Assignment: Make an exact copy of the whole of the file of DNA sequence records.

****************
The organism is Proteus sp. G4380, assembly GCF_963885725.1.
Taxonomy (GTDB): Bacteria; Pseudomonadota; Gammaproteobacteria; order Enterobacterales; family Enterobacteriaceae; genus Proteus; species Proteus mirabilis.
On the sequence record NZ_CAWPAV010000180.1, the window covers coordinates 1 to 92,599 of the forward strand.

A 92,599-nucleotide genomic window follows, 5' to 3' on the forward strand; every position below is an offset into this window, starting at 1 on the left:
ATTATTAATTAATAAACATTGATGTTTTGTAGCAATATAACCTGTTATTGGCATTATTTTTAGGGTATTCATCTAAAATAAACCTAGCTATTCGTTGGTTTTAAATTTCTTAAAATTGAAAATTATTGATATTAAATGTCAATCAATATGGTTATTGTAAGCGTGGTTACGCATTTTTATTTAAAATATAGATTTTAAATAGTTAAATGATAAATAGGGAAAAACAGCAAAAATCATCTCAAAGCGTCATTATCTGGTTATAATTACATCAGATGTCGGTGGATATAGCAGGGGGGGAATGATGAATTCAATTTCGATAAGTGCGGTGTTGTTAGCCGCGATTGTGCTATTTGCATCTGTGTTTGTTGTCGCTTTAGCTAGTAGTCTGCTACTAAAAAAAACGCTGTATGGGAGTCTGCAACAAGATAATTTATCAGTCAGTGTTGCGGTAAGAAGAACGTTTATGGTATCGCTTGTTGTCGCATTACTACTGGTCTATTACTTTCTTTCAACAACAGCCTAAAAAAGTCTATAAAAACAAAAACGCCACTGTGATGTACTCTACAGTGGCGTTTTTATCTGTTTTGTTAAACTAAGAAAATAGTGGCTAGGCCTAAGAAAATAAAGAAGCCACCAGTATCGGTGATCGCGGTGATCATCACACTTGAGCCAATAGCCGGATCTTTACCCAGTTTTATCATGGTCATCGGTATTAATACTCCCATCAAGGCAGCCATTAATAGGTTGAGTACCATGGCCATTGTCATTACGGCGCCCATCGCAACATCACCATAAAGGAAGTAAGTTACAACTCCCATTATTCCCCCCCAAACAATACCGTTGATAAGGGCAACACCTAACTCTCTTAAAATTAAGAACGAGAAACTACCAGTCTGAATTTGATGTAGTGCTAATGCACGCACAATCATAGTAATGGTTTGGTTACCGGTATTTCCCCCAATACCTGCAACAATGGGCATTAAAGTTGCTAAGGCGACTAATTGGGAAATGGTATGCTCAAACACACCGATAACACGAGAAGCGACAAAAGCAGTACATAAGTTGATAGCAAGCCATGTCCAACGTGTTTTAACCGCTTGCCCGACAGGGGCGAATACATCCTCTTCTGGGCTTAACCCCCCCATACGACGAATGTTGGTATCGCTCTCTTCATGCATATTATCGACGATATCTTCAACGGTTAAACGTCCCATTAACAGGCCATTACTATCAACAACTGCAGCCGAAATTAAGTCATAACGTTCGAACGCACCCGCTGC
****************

The organism is Proteus sp. G4380, assembly GCF_963885725.1.
Taxonomy (GTDB): Bacteria; Pseudomonadota; Gammaproteobacteria; order Enterobacterales; family Enterobacteriaceae; genus Proteus; species Proteus mirabilis.
On the sequence record NZ_CAWPAV010000180.1, the window covers coordinates 1 to 92,599 of the forward strand.

A 92,599-nucleotide genomic window follows, 5' to 3' on the forward strand; every position below is an offset into this window, starting at 1 on the left:
ATTATTAATTAATAAACATTGATGTTTTGTAGCAATATAACCTGTTATTGGCATTATTTTTAGGGTATTCATCTAAAATAAACCTAGCTATTCGTTGGTTTTAAATTTCTTAAAATTGAAAATTATTGATATTAAATGTCAATCAATATGGTTATTGTAAGCGTGGTTACGCATTTTTATTTAAAATATAGATTTTAAATAGTTAAATGATAAATAGGGAAAAACAGCAAAAATCATCTCAAAGCGTCATTATCTGGTTATAATTACATCAGATGTCGGTGGATATAGCAGGGGGGGAATGATGAATTCAATTTCGATAAGTGCGGTGTTGTTAGCCGCGATTGTGCTATTTGCATCTGTGTTTGTTGTCGCTTTAGCTAGTAGTCTGCTACTAAAAAAAACGCTGTATGGGAGTCTGCAACAAGATAATTTATCAGTCAGTGTTGCGGTAAGAAGAACGTTTATGGTATCGCTTGTTGTCGCATTACTACTGGTCTATTACTTTCTTTCAACAACAGCCTAAAAAAGTCTATAAAAACAAAAACGCCACTGTGATGTACTCTACAGTGGCGTTTTTATCTGTTTTGTTAAACTAAGAAAATAGTGGCTAGGCCTAAGAAAATAAAGAAGCCACCAGTATCGGTGATCGCGGTGATCATCACACTTGAGCCAATAGCCGGATCTTTACCCAGTTTTATCATGGTCATCGGTATTAATACTCCCATCAAGGCAGCCATTAATAGGTTGAGTACCATGGCCATTGTCATTACGGCGCCCATCGCAACATCACCATAAAGGAAGTAAGTTACAACTCCCATTATTCCCCCCCAAACAATACCGTTGATAAGGGCAACACCTAACTCTCTTAAAATTAAGAACGAGAAACTACCAGTCTGAATTTGATGTAGTGCTAATGCACGCACAATCATAGTAATGGTTTGGTTACCGGTATTTCCCCCAATACCTGCAACAATGGGCATTAAAGTTGCTAAGGCGACTAATTGGGAAATGGTATGCTCAAACACACCGATAACACGAGAAGCGACAAAAGCAGTACATAAGTTGATAGCAAGCCATGTCCAACGTGTTTTAACCGCTTGCCCGACAGGGGCGAATACATCCTCTTCTGGGCTTAACCCCCCCATACGACGAATGTTGGTATCGCTCTCTTCATGCATATTATCGACGATATCTTCAACGGTTAAACGTCCCATTAACAGGCCATTACTATCAACAACTGCAGCCGAAATTAAGTCATAACGTTCGAACGCACCCGCTGC